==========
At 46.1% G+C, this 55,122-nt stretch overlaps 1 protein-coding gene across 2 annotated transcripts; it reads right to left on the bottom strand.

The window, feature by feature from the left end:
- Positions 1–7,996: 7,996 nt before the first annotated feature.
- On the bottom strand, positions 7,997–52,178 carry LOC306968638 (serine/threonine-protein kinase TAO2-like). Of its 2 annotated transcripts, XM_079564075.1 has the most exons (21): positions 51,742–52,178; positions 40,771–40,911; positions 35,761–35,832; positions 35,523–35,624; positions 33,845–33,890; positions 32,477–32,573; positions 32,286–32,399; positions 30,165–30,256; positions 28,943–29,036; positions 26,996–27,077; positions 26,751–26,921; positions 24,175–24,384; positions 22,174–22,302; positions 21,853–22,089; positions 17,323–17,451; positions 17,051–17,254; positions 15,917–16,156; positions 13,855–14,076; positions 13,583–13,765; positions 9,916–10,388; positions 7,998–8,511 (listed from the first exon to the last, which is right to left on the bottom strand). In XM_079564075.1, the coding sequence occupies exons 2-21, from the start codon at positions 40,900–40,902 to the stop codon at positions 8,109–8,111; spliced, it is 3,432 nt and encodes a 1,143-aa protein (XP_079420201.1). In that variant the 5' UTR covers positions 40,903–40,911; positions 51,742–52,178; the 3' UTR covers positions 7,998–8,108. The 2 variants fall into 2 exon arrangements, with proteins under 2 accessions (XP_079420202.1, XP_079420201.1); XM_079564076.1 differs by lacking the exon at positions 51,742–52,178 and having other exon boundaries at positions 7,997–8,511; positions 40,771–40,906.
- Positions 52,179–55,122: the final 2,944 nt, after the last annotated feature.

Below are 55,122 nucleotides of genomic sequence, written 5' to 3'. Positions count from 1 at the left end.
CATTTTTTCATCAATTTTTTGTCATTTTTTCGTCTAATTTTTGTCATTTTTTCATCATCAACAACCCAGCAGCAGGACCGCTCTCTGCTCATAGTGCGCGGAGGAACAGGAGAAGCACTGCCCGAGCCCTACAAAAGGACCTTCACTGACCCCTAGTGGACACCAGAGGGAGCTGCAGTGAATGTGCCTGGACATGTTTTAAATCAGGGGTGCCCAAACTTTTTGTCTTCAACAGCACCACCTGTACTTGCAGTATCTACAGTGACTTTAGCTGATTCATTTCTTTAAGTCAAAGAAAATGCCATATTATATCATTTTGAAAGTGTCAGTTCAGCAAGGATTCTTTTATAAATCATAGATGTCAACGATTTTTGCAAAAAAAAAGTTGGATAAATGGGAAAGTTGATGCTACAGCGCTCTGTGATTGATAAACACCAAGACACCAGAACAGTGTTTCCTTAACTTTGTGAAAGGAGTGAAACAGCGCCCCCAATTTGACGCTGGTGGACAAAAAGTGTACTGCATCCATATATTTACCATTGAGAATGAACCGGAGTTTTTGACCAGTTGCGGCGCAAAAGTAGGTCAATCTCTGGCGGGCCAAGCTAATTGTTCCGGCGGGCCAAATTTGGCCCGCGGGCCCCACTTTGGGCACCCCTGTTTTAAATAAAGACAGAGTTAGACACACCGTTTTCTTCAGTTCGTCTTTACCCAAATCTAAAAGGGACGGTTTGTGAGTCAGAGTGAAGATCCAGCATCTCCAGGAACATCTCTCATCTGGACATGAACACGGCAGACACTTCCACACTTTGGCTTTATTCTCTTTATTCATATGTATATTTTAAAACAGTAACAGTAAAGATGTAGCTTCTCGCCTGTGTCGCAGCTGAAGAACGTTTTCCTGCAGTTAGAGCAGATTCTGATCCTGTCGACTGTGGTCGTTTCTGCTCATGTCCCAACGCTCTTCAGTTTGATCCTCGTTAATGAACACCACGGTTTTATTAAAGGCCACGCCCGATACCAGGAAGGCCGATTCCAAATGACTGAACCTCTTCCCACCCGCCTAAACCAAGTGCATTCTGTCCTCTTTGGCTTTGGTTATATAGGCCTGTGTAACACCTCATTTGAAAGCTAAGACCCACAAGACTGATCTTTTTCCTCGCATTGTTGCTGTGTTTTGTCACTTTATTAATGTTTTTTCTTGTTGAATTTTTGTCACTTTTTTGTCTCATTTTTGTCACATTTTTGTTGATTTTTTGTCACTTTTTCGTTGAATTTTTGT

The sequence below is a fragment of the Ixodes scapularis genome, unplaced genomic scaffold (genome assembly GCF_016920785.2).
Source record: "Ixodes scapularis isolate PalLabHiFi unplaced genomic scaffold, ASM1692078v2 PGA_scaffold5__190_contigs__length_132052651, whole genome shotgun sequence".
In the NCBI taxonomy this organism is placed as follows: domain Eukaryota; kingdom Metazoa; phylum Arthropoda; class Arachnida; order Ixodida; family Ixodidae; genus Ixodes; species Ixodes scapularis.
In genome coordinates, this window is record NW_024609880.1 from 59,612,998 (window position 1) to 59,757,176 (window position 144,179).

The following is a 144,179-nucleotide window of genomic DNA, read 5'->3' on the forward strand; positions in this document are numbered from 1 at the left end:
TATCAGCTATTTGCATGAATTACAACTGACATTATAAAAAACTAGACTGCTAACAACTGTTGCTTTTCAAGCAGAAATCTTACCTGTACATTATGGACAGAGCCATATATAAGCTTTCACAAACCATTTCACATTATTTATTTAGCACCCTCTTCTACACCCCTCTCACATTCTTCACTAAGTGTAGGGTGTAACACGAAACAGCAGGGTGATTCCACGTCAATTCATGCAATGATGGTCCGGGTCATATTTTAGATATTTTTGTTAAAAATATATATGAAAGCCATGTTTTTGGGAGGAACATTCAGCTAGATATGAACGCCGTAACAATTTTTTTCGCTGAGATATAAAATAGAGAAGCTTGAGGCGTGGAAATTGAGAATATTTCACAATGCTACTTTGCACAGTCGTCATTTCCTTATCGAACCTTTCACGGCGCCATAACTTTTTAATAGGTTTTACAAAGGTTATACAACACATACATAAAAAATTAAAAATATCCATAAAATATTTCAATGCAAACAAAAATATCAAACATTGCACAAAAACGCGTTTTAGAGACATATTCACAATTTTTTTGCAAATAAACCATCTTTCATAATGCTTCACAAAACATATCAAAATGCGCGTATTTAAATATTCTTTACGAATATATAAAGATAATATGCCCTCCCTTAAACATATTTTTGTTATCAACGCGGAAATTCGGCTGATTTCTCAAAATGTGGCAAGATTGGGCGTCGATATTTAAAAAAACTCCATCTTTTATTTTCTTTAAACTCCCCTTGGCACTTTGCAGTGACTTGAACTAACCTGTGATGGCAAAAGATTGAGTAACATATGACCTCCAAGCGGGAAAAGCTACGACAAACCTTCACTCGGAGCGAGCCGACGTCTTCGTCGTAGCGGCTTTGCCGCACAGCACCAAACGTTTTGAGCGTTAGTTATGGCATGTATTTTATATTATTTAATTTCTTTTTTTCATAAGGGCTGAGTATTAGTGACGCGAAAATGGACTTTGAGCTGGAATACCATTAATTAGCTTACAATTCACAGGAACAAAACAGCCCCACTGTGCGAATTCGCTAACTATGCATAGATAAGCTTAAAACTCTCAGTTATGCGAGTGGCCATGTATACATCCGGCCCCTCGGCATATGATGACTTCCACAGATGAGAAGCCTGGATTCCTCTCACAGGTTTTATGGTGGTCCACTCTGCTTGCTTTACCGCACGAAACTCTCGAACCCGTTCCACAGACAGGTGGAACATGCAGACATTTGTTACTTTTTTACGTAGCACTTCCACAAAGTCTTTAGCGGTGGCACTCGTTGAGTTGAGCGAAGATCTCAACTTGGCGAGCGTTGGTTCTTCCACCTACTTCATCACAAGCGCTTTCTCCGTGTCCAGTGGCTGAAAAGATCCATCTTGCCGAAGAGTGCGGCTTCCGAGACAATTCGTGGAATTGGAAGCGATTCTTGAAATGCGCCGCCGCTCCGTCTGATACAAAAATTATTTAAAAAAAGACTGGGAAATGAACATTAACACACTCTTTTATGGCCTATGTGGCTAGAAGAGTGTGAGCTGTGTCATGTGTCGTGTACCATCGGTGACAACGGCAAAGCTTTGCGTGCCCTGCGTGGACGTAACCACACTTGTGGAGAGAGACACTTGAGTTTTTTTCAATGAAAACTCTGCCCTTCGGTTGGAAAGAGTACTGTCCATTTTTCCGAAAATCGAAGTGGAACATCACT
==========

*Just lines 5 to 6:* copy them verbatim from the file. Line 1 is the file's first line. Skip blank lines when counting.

- Positions 52,179–55,122: the final 2,944 nt, after the last annotated feature.

Below are 55,122 nucleotides of genomic sequence, written 5' to 3'. Positions count from 1 at the left end.